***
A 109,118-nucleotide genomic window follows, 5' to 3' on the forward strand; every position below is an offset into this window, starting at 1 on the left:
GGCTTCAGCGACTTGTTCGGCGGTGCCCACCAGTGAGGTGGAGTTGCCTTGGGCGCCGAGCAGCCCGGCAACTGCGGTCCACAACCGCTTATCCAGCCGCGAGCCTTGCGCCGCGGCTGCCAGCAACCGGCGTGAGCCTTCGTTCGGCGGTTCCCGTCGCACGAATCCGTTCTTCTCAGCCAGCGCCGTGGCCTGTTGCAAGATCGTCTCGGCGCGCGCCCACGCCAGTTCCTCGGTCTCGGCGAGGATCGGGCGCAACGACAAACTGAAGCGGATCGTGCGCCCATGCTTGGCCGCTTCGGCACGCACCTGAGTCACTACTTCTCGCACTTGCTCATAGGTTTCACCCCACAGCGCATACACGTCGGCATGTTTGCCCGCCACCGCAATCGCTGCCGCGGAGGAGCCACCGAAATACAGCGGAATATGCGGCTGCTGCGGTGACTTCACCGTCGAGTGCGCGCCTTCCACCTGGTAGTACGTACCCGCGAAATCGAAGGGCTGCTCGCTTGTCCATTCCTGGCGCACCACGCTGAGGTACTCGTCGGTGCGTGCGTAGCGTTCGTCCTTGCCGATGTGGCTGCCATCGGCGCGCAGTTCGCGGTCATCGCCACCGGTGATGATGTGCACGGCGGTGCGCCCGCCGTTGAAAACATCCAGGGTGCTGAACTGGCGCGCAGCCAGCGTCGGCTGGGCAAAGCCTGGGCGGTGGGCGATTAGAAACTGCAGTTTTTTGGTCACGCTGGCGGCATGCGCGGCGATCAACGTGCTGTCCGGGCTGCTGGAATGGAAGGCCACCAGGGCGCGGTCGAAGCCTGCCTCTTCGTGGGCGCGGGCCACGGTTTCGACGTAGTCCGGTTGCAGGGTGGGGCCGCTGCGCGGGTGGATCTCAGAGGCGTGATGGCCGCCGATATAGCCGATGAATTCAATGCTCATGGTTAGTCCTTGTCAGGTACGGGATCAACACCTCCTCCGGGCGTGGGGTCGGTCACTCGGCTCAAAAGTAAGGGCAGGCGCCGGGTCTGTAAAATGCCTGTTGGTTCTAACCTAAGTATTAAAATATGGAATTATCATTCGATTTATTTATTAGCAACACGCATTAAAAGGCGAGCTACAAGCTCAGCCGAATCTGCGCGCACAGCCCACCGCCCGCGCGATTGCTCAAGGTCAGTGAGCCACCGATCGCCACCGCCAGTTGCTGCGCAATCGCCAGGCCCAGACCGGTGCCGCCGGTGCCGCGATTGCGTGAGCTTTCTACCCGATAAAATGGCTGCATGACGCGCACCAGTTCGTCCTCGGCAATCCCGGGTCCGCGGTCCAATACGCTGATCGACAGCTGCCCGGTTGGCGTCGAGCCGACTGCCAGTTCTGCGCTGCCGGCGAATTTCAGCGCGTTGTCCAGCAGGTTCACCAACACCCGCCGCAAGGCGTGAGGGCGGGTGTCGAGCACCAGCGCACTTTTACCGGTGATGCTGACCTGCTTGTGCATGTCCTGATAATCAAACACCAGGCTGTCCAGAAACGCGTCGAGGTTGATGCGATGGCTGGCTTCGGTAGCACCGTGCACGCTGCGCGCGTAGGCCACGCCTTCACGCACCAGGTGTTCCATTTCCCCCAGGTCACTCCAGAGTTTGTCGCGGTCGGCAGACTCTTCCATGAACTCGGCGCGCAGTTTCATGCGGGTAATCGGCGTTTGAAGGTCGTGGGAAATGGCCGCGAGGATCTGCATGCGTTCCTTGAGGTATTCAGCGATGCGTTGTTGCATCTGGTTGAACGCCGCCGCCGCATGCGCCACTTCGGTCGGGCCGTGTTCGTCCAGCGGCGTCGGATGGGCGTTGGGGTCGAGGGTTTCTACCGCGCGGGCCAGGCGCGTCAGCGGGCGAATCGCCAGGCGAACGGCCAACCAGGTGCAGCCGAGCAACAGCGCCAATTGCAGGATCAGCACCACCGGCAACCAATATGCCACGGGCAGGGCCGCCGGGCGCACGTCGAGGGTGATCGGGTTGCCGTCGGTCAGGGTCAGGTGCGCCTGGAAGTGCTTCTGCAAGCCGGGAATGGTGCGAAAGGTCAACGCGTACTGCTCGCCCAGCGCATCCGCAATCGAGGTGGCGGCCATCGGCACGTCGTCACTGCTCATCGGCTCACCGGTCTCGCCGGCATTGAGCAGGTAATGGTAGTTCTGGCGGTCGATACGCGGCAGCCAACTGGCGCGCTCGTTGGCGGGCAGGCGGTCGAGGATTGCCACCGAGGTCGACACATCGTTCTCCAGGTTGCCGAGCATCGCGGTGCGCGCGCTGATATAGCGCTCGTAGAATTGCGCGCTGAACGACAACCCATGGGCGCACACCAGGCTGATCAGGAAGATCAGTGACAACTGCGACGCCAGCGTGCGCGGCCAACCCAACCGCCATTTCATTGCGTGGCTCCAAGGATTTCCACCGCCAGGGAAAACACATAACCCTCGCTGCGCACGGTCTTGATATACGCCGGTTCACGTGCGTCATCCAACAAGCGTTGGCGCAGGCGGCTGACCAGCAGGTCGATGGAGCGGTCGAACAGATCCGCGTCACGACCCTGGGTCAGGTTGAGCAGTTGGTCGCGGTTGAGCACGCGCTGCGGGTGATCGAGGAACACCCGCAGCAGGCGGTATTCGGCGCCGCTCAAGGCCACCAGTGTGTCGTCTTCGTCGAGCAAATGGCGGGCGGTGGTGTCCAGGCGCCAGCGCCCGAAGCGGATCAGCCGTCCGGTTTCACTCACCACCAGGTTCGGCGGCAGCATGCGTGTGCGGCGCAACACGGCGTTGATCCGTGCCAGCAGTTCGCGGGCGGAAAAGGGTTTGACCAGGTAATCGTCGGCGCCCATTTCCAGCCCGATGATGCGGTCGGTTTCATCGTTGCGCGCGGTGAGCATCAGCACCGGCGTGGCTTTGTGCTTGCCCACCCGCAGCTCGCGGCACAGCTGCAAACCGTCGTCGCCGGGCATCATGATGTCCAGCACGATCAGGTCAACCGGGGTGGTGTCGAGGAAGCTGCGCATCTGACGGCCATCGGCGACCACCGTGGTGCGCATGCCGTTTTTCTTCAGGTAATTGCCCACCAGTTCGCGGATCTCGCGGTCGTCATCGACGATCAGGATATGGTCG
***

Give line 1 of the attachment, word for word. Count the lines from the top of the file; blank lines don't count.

A 109,118-nucleotide genomic window follows, 5' to 3' on the forward strand; every position below is an offset into this window, starting at 1 on the left: